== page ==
What I have found difficult about what we have learned is the period and frequency. I constantly get confused and mixed up between the both. Also, I find it difficult to find the centripetal force requirement, especially when many forces are acting on the object.However, I feel that I can get confident in these areas of weakness if I keep practicing.

My problem solving skills are pretty good I would say. Sometimes I can make careless mistakes and not realize it. Other times the answer is right in front of me, but I just can't see it. The key to my success is practice because that is how I learn. It gives me more and more experience and prepares me to solve even harder problems in that area. If I continue to do this, I believe I can get better at problem solving.

Sunday, January 10, 2010

Newton's Second Law

This is what I learned about Newton's second law...

Newton's second law states that the acceleration of an object is directly proportional to the net force, and indirectly proportional to the mass of the object. When I first saw this, I have to admit that I was very confused. However when I was given the equation F=ma, I understood the concept. "F" is the variable for the sum of the forces, "m" stands for mass, and "a" stands for acceleration. This equation is the foundation for a=F/m. The second equation is used to find the acceleration of an object that is under contact of a force. Now I understand this law thoroughly. An easy way for me to think about it is if someone pushed a ball across the floor with an applied force, then the object would obviously accelerate if you think about it. Also, if you pushed it four times as hard, then the ball would accelerate four times as fast. This thought made the law very clear to me. During this unit, we also learned about apparent weight. Apparent weight is the amount of force an object exerts on the surface it is on, where as actual weight is the amount of gravitational force that acts on an object. Another thing we learned was about friction."The friction force is the force exerted by a surface as an object moves across it or makes an effort to move across it." There are two types of friction, kinetic and static. Kinetic friction occurs when an object is in motion, and static friction occurs when an object is at rest. We also learned about the coefficient of friction,mu. The equation is Ff=Fn*mu. We have learned a lot about this unit, and so far it has been filled with fun!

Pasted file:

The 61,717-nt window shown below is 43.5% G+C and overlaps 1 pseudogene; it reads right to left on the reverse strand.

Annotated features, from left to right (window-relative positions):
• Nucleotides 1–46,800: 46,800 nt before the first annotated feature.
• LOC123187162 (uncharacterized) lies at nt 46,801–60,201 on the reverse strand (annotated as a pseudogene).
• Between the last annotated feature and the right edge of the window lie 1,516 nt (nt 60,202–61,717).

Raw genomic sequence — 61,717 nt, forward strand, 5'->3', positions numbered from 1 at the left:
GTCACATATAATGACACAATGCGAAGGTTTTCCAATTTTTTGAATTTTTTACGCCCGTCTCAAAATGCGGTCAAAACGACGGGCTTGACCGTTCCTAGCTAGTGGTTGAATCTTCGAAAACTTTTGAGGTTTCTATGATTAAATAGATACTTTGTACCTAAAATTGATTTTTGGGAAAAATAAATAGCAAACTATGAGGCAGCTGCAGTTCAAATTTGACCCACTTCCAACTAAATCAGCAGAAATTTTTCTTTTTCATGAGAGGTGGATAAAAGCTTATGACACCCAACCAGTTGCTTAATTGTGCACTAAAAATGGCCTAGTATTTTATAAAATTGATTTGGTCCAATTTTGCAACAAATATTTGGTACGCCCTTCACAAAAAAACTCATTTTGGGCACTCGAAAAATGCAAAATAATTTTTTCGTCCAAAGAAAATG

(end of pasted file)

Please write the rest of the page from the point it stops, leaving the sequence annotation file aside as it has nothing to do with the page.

What I have found difficult about what I have studied is when to set the sum of the forces equal to ma. At first, I was very confused about this, but I later figured it out: the sum of the forces is set to ma if the axis that the motion is occurring in is being involved in the sum of the forces equation, and the sum of the forces is equal to zero if the axis where the motion is not occurring is involved in the sum of the forces equation. I also was a little confused about when to find the sum of all the forces and when to find the sum of only the forces in the axis of motion. These two things were the most confusing for me, but it didn't take me long to figure them out.

I believe that my problem solving skills have improved tremendously. I am very efficient now, and I am able to tell how I can figure out various unknown variables in problems. I am also very comfortable with the FBDs and the new equations. Overall, I believe that I have gained more confidence in being able to solve problems.